Francis J. O'Connor, 89, passed away on March 7, at St. John's Hospice in Dublin, Ireland, surrounded by family.
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He was born in Dorchester, Mass., Dec. 12, 1924 to Daniel and Honora O'Connor and was educated in the Boston area, graduating from Tufts Medical School in 1951.
He served honorably in World War II, achieving the rank of staff sargent in the 75th infantry, participating in the Battle of the Bulge, the liberations of Colmar, France; Roermand, Holland; and campaigns in the Rhine and Rhur valleys. He was decorated for bravery and earned two Bronze Stars with Oak leaf clusters, and the Silver Star.
In 1955 he moved to Augusta, where he became chief radiologist at the Augusta General Hospital, the Augusta state hospital (AMHI) as well as the Togus VA hospital through 1981.
He is survived by his wife Naomi (Kidney) O'Connor, and all of his children (12) and stepchildren (12) and their respective families:
Robert O'Connor, South China, Maine, Jean, of Sumter, S.C., George, of Vassalboro, Maine, Chuck, St. College, Pa., Joseph, of Washington, D.C., Claire Dietsche, of Rouses Point, N.Y., Jane, of Washington, D.C., Sue, of Big Sky, Mont., Jo, in Kennebunkport, Maine, Helen Durgin, of Winfield, W.V., Mari-anne Blume, of Woodbridge, Va., and Mickey in San Pedro, Calif.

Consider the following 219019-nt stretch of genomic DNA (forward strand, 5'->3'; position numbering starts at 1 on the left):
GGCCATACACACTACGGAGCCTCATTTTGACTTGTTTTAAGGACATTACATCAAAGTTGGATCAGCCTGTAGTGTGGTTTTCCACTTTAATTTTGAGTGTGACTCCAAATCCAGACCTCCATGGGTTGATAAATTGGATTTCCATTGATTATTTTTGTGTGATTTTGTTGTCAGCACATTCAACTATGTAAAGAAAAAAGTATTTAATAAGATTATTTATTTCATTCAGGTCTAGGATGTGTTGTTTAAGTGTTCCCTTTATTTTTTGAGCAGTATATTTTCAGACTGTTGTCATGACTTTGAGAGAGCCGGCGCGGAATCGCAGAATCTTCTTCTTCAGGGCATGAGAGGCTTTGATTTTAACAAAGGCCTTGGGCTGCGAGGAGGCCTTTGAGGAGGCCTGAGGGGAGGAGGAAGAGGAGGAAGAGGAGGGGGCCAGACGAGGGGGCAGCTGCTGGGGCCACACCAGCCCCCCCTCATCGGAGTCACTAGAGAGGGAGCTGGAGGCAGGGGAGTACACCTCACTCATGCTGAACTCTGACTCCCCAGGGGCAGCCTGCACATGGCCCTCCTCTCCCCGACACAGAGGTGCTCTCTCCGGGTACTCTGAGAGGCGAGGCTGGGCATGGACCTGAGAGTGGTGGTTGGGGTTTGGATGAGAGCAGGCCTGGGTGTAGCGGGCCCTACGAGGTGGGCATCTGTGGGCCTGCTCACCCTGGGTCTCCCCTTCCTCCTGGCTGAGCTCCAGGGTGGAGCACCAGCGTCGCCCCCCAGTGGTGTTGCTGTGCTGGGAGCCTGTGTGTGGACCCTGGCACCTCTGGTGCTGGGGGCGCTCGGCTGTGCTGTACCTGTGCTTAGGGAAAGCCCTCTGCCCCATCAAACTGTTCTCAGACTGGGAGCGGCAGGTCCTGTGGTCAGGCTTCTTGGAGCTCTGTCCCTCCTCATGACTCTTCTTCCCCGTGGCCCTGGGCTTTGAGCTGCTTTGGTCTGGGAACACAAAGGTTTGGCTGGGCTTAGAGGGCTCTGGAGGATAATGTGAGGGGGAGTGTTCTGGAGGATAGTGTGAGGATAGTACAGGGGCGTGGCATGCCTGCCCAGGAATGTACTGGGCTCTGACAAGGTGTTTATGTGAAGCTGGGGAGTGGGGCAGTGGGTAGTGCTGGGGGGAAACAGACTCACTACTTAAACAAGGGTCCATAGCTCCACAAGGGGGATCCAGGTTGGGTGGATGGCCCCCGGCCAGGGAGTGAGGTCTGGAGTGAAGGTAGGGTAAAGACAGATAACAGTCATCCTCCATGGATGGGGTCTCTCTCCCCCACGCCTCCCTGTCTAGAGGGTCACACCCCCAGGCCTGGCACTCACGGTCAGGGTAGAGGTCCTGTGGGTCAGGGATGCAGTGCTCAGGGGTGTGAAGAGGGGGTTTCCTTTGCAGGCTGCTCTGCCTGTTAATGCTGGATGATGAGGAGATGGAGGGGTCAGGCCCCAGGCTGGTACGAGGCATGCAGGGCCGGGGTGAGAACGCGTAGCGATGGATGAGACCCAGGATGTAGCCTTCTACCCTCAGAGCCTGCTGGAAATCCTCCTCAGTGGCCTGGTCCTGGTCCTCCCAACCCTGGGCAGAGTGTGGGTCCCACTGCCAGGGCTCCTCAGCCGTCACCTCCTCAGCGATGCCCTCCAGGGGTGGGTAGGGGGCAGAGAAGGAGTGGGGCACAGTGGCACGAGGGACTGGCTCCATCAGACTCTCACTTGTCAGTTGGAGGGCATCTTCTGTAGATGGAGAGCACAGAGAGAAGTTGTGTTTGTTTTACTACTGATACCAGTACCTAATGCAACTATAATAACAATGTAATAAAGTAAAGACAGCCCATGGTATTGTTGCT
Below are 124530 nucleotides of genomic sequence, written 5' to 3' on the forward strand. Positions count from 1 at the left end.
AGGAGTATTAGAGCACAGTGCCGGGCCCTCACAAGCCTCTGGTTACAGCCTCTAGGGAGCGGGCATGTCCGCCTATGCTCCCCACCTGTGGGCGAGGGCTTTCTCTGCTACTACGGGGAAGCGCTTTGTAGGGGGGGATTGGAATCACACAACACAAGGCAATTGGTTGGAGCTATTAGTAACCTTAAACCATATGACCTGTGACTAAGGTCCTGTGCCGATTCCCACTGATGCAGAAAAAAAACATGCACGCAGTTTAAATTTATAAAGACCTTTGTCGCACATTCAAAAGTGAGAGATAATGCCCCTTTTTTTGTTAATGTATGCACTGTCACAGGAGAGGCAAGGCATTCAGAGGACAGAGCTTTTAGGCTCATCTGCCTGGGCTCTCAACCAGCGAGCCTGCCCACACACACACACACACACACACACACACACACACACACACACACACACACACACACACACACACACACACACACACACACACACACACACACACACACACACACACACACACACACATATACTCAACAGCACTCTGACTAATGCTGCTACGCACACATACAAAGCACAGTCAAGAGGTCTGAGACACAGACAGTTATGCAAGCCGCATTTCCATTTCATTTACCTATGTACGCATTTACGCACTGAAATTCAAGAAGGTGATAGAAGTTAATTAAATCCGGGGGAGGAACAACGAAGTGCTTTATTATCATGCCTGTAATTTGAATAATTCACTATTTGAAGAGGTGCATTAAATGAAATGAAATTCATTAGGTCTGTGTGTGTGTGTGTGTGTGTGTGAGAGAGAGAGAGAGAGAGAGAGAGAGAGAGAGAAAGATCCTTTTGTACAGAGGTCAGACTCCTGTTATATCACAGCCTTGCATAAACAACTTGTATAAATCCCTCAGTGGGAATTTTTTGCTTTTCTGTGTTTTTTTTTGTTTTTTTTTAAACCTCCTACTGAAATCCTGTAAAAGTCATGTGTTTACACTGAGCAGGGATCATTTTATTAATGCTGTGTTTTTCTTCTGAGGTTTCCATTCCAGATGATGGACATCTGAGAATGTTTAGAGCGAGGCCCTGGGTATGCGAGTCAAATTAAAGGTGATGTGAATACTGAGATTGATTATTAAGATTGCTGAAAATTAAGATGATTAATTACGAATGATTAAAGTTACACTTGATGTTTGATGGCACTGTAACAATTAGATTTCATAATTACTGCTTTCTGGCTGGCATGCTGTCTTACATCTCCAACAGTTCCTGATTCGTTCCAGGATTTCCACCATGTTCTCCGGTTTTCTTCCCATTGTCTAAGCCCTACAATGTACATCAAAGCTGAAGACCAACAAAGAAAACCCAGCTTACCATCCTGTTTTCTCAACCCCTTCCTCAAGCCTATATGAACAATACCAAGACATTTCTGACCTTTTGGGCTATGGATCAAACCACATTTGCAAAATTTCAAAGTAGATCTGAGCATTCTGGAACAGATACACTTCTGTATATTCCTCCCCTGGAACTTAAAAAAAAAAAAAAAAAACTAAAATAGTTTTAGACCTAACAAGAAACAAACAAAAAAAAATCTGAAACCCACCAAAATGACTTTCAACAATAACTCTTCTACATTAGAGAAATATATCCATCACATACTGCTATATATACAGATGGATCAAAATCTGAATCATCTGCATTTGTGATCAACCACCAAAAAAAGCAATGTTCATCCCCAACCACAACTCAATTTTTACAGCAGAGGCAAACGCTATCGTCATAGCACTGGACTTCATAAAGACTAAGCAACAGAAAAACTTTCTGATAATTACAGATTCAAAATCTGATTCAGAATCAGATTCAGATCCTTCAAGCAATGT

Also, Anthony Kidney, of Dublin, Ireland, Barbara McKensie, of Dublin, Maria Kidney, of Vancover, Anna, of Toronto, Peter, of Dublin, Paul, of Dublin, Joseph, of Belfast, Naomi Jr., of Dublin, Robert, of Dublin, Louise, of Dublin, and Isabel Kidney, also in Dublin.
Also survived by his first wife Barbara Murray, of Winthrop, 22 grandchildren, two great-grandchildren.
"Okie" as he was affectionately called, had a marked influence in the greater community. He served as president of the Augusta Rotary Club, was instrumental in acquiring land for the Augusta Nature Center, taught elementary science classes, and was one of the first Citizens of the Year honored by Le Club Calumet in the 1970s. His passion for basketball led him to coach the original UMA team, as well as conduct basketball clinics here and abroad. He served as camp doctor for the Outward Bound School at Hurricane Island and Camp Grayleg.
Among his medical affiliations - fellow of the American College of Radiology, fellow of the Royal Society of Medicine (London) and a member of Faculty of Radiologists for the Royal College of Surgeons in Ireland.
Okie had a lifelong passion for learning and healing, and through teaching and example passed these attributes to all he came in contact with.
Many thanks for the great care and compassion by the Kidney family in Okie's final years. Services were held in Dublin, Ireland on Tuesday, March 11.
Published in Kennebec Journal on Apr. 1, 2014